Hydrogen cracking also known as cold cracking or delayed cracking. The main feature of this type of crack is that it occurs in ferritic weldable steels, and generally occurs immediately on welding or after a short time after welding, but usually within 48hrs.
Visual appearance of Hydrogen Cracking
Hydrogen cracks can be usually have the following characteristics:
On breaking open the weld, the surface of the cracks will normally not be oxidised, even if they are surface breaking, indicating they were formed when the weld was at or near ambient temperature. A slight blue tinge may be seen from the effects of preheating or welding heat.
Cracks, which originate in the HAZ, are usually associated with the coarse grain region, (Fig 1). The cracks can be intergranular, transgranular or a mixture. Intergranular cracks are more likely to occur in the harder HAZ structures formed in low alloy and high carbon steels. Transgranular cracking is more often found in C-Mn steel structures.
There are three factors, which can cause hydrogen cracking:
Cracking is caused by the diffusion of hydrogen to the highly stressed, hardened part of the weldment.
In C-Mn steels, because there is a greater risk of forming a brittle microstructure in the HAZ, most of the hydrogen cracks are likely to be found in the parent metal. Using the correct choice of electrodes, the weld metal will have a lower carbon content than the parent metal and, hence, a lower carbon equivalent (CE). However, transverse weld metal cracks can occur especially when welding thick sections.
In low alloy steels, as the weld metal structure is more susceptible than the HAZ, cracking may be found in the weld bead.
The effects of specific factors on the risk of cracking are::
Weld metal hydrogen content
One of the principal source of hydrogen is the moisture contained in the flux ie the coating of MMA electrodes, the flux in cored wires and the flux used in submerged arc welding. Mainly the electrode type determines the amount of hydrogen generated. Basic electrodes normally generate less hydrogen than rutile and cellulosic electrodes.
It is important to note that there can be other significant sources of hydrogen eg moisture from the atmosphere or from the material where processing or service history has left the steel with a significant level of hydrogen. Hydrogen may also be derived from the surface of the material or the consumable, or from oil and paint etc,.
Sources of hydrogen include:
Parent metal composition
This has a major influence on hardenability and, with high cooling rates, the risk of forming a hard brittle structure in the HAZ. The hardenability of a material is usually expressed in terms of its carbon content or, when other elements are taken into account, its carbon equivalent (CE) value.
The higher the CE value, the greater the risk of hydrogen cracking. Generally, steels with a CE value of <0.4 are not susceptible to HAZ hydrogen cracking as long as low hydrogen welding consumables or processes are used.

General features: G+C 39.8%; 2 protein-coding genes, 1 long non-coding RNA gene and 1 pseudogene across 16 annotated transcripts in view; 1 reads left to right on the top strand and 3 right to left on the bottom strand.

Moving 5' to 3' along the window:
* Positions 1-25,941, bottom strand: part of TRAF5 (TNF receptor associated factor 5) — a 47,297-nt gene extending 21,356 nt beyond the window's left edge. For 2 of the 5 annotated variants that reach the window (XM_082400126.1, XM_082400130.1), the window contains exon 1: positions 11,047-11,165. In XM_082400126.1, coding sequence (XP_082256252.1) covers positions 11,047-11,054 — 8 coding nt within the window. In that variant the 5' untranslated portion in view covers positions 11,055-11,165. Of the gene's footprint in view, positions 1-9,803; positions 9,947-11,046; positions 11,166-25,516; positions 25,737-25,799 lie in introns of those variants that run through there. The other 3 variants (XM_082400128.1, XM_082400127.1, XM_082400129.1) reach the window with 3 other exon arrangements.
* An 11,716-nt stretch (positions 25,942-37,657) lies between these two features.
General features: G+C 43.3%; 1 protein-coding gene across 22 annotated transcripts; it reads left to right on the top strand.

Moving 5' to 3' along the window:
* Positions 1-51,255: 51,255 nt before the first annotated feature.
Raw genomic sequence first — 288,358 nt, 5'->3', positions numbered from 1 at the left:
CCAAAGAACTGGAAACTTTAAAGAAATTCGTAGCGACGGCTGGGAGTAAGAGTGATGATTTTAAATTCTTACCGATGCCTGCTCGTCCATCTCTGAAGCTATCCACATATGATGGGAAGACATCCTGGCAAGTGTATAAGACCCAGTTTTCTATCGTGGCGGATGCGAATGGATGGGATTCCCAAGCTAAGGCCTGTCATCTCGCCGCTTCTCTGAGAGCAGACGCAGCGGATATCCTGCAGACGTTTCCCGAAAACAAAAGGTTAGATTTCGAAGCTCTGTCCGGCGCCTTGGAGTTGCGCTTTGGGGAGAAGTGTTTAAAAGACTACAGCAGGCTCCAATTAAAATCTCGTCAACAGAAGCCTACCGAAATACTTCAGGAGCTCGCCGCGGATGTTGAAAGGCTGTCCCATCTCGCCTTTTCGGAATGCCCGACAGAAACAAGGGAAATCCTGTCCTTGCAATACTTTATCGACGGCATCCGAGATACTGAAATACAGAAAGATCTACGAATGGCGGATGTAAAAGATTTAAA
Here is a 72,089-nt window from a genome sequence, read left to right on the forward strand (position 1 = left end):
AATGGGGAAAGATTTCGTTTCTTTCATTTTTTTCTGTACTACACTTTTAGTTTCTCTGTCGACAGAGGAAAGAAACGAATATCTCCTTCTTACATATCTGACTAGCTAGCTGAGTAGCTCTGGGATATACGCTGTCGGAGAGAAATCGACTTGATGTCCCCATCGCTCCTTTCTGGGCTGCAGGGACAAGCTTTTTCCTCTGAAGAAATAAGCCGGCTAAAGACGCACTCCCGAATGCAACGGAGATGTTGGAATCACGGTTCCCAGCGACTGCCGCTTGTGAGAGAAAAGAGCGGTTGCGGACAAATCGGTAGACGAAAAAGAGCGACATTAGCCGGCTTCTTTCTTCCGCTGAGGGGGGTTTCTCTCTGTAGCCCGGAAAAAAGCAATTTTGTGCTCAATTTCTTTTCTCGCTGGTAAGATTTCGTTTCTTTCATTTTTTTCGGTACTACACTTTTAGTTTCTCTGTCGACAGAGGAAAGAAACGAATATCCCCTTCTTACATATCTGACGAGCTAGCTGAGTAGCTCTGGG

Material thickness will influence the cooling rate and therefore the hardness level, microstructure produced in the HAZ and the level of hydrogen retained in the weld.
The 'combined thickness' of the joint, i.e. the sum of the thicknesses of material meeting at the joint line, will determine, together with the joint geometry, the cooling rate of the HAZ and its hardness. Consequently, as shown in Fig. 3, a fillet weld will have a greater risk than a butt weld in the same material thickness.
Stresses which act on the weld
The stresses generated across the welded joint as it contracts will be greatly influenced by external restraint, material thickness, joint geometry and fit-up. Areas of stress concentration are more likely to initiate a crack at the toe and root of the weld.
Poor fit-up in fillet welds markedly increases the risk of cracking. The degree of restraint acting on a joint will generally increase as welding progresses due to the increase in stiffness of the fabrication.
The heat input to the material from the welding process, together with the material thickness and preheat temperature, will determine the thermal cycle and the resulting microstructure and hardness of both the HAZ and weld metal.
A high heat input will reduce the hardness level.
Heat input per unit length is calculated by multiplying the arc energy by an arc efficiency factor according to the following formula:
V = arc voltage (V)
In calculating heat input, the arc efficiency must be taken into consideration. The arc efficiency factors given in BS EN 1011-1: 1998 for the principal arc welding processes, are:
In MMA or stick welding, heat input is normally controlled by means of the run-out length from each electrode which is proportional to the heat input. As the run-out length is the length of weld deposited from one electrode, it will depend upon the welding technique eg weave width /dwell.
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